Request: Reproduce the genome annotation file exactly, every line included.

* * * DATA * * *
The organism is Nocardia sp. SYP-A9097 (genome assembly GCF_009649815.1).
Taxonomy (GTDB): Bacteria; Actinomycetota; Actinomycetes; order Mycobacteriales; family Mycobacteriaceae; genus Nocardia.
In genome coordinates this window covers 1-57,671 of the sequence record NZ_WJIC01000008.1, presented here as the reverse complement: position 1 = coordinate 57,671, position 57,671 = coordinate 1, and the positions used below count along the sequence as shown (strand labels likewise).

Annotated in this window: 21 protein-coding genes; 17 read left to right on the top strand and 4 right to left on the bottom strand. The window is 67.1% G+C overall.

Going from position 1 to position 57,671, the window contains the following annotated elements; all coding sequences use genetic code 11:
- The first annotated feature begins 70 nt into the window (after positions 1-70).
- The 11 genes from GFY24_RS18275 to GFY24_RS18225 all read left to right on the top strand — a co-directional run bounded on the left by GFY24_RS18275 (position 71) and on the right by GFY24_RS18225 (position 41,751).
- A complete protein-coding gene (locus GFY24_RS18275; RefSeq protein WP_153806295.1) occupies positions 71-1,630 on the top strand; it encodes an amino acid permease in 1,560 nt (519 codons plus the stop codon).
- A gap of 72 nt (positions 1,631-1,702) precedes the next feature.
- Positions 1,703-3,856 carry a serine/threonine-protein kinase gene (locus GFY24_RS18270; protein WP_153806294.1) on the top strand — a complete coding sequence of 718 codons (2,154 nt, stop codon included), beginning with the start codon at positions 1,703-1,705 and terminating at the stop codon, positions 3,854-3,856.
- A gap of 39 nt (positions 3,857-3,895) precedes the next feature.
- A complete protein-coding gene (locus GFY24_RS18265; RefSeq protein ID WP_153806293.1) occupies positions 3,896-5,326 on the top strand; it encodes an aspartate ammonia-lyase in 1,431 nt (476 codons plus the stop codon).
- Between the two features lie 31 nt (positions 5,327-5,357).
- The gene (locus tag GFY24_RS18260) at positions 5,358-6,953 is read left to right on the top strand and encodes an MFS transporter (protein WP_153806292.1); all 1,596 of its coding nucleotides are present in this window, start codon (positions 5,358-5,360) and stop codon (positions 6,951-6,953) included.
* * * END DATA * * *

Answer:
The organism is Nocardia sp. SYP-A9097 (genome assembly GCF_009649815.1).
Taxonomy (GTDB): Bacteria; Actinomycetota; Actinomycetes; order Mycobacteriales; family Mycobacteriaceae; genus Nocardia.
In genome coordinates this window covers 1-57,671 of the sequence record NZ_WJIC01000008.1, presented here as the reverse complement: position 1 = coordinate 57,671, position 57,671 = coordinate 1, and the positions used below count along the sequence as shown (strand labels likewise).

Annotated in this window: 21 protein-coding genes; 17 read left to right on the top strand and 4 right to left on the bottom strand. The window is 67.1% G+C overall.

Going from position 1 to position 57,671, the window contains the following annotated elements; all coding sequences use genetic code 11:
- The first annotated feature begins 70 nt into the window (after positions 1-70).
- The 11 genes from GFY24_RS18275 to GFY24_RS18225 all read left to right on the top strand — a co-directional run bounded on the left by GFY24_RS18275 (position 71) and on the right by GFY24_RS18225 (position 41,751).
- A complete protein-coding gene (locus GFY24_RS18275; RefSeq protein WP_153806295.1) occupies positions 71-1,630 on the top strand; it encodes an amino acid permease in 1,560 nt (519 codons plus the stop codon).
- A gap of 72 nt (positions 1,631-1,702) precedes the next feature.
- Positions 1,703-3,856 carry a serine/threonine-protein kinase gene (locus GFY24_RS18270; protein WP_153806294.1) on the top strand — a complete coding sequence of 718 codons (2,154 nt, stop codon included), beginning with the start codon at positions 1,703-1,705 and terminating at the stop codon, positions 3,854-3,856.
- A gap of 39 nt (positions 3,857-3,895) precedes the next feature.
- A complete protein-coding gene (locus GFY24_RS18265; RefSeq protein ID WP_153806293.1) occupies positions 3,896-5,326 on the top strand; it encodes an aspartate ammonia-lyase in 1,431 nt (476 codons plus the stop codon).
- Between the two features lie 31 nt (positions 5,327-5,357).
- The gene (locus tag GFY24_RS18260) at positions 5,358-6,953 is read left to right on the top strand and encodes an MFS transporter (protein WP_153806292.1); all 1,596 of its coding nucleotides are present in this window, start codon (positions 5,358-5,360) and stop codon (positions 6,951-6,953) included.